Q: How Chalk Can Improve Your Pool Game
It turns out that the blue square of chalk has a pretty important role when it comes to a game of pool, or billiards as it is also known in some circles. Chalk is applied to the tip of the cue stick, in some instances before every shot, to increase the tip's friction coefficient so that when it impacts the cue ball on a non-center hit, no miscue occurs. Without chalk being administered, the cue will hit the ball in an awkward manner, causing it not to go to its intended target.
Pool chalk is available in a number of different colors. The varying color options let customers pick a color that resembles the color of their table. If the chalk resembles the color of the table, any chalk residue that is left after a shot will blend in with the color of the table.
Q: When And How Should A Player Use Chalk?
Working out how to chalk your cue depends on its hardness. If you have a softer cue, it will be able to hold more chalk, but it generally won't last as long as a harder cue. Professionals often compare applying chalk with applying lipstick. While you should do your best to ensure that the tip of the cue only has a light covering of chalk, it should still have an even and thorough coat.
To ensure an adequate coating of chalk you should tilt your cue at an angle gently rub the chalk on in a soft brushing motion and slowly turn the cue while covering the tip in chalk. You'll know when you've perfected this technique as you won't drill a hole in the chalk. Making a hole in the center will cause chalk to get all over the ferrule.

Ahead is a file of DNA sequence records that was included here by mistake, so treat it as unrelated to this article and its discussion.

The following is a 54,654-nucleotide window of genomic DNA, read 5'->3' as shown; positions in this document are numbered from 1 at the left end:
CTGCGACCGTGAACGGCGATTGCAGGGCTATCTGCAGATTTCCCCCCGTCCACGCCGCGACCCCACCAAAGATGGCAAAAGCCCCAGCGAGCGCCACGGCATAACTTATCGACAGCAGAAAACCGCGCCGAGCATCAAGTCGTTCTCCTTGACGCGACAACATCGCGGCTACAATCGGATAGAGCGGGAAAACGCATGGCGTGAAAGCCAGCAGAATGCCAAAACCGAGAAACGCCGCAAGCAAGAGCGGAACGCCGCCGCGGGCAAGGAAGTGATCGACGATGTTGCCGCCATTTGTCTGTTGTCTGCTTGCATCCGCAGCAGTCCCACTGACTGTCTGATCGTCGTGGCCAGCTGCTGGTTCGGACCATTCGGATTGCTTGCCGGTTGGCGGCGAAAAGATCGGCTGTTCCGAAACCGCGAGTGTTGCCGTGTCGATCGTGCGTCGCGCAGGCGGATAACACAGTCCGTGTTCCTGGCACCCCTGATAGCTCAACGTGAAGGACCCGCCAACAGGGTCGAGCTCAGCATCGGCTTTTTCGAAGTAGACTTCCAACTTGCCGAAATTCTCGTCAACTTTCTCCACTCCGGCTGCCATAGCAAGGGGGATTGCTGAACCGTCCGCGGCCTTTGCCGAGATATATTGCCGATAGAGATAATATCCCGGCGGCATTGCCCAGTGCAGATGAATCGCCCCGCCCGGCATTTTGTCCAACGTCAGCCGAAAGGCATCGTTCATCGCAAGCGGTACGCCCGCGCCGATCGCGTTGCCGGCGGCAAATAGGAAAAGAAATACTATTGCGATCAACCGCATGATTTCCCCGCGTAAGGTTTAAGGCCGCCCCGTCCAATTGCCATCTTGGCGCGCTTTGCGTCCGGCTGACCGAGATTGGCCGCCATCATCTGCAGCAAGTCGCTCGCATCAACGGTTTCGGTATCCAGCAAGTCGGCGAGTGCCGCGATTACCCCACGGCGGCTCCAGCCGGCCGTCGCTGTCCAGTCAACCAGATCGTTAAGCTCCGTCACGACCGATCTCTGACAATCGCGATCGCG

If you get an excessive amount of chalk onto the pool cue, then don't try and remove it, just be more mindful and try and use the chalk more sparingly in the future. If you try and bang your cue on something to remove the chalk you may damage your equipment, and if you try to blow it off, you may put moisture on the tip which will cause the chalk to cake and be virtually ineffective and even harder to remove.
Q: Are There Disadvantages To Chalking Up Frequently?
In terms of pulling off a successful shot, chalking will usually not affect anything. Although, if you're attempting to strike the ball in a way the doesn't really need any spin, then you probably shouldn't chalk your cue.
However, it must be said that if you chalk too often then you run the risk of building up chalk dust on the table and the balls. Avoid chalking over the table for starters, so that you don't get any chalk on your equipment. If you have chalk all over the table and the balls, you can get unpredictable results, your shots might not travel as far as you want them to or faster balls may move after impact.
So, there you have it. Now you know what you know about chalking your cues, you'll be playing like a pro in no time!